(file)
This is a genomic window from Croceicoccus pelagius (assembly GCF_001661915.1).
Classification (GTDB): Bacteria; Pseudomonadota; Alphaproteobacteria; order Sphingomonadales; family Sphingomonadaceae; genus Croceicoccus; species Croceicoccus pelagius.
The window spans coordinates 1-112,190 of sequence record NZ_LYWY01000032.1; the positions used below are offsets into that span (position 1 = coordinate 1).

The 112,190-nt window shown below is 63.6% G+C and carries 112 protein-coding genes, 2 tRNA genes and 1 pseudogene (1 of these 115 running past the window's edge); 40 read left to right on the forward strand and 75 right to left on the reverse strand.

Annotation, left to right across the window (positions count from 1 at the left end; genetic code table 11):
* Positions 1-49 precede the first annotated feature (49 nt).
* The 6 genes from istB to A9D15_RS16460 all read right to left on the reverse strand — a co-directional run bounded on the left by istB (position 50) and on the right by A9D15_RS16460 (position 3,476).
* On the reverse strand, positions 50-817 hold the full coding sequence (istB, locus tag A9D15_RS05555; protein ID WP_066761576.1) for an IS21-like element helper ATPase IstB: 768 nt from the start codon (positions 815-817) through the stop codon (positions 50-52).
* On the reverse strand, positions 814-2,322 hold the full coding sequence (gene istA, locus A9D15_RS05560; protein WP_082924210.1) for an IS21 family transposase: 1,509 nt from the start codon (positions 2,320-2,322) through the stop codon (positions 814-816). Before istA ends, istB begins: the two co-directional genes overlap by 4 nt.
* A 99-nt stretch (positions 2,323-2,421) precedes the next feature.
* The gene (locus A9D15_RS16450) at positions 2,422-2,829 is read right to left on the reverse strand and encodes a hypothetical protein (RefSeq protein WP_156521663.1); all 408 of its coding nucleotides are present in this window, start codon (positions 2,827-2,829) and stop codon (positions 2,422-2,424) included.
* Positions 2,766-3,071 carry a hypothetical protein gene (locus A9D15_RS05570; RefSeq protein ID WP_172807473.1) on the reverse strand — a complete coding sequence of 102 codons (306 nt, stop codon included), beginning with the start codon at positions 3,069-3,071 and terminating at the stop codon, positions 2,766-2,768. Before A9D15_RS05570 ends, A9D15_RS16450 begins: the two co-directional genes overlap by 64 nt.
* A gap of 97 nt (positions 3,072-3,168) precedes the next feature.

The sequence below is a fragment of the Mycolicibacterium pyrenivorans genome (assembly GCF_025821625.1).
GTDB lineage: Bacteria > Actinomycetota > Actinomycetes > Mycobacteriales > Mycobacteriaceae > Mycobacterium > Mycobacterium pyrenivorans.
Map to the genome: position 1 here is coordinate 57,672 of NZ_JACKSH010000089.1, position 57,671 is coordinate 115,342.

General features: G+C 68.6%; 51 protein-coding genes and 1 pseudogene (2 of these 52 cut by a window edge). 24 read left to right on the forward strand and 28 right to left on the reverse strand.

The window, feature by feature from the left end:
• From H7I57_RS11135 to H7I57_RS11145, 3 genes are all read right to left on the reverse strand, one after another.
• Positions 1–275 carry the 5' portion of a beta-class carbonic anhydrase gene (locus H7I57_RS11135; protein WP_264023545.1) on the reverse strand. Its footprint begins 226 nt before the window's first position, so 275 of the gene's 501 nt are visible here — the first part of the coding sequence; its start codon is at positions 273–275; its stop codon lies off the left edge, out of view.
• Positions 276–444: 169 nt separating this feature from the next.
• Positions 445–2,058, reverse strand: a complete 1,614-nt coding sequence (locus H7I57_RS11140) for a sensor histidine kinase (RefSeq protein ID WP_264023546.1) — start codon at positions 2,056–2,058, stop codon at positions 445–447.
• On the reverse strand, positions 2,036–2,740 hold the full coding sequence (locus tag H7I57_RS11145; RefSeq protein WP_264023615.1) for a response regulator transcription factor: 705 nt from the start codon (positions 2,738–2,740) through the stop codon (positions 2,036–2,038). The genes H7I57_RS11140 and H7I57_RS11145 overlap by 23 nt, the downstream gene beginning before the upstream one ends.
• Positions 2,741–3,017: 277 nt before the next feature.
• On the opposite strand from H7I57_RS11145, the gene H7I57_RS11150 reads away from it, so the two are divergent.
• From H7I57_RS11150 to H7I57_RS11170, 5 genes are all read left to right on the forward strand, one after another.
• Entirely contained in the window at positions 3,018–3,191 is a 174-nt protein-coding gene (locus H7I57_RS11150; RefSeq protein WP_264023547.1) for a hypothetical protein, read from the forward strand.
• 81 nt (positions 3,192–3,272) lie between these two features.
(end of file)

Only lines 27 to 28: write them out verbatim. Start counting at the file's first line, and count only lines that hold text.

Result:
• Entirely contained in the window at positions 3,018–3,191 is a 174-nt protein-coding gene (locus H7I57_RS11150; RefSeq protein WP_264023547.1) for a hypothetical protein, read from the forward strand.
• 81 nt (positions 3,192–3,272) lie between these two features.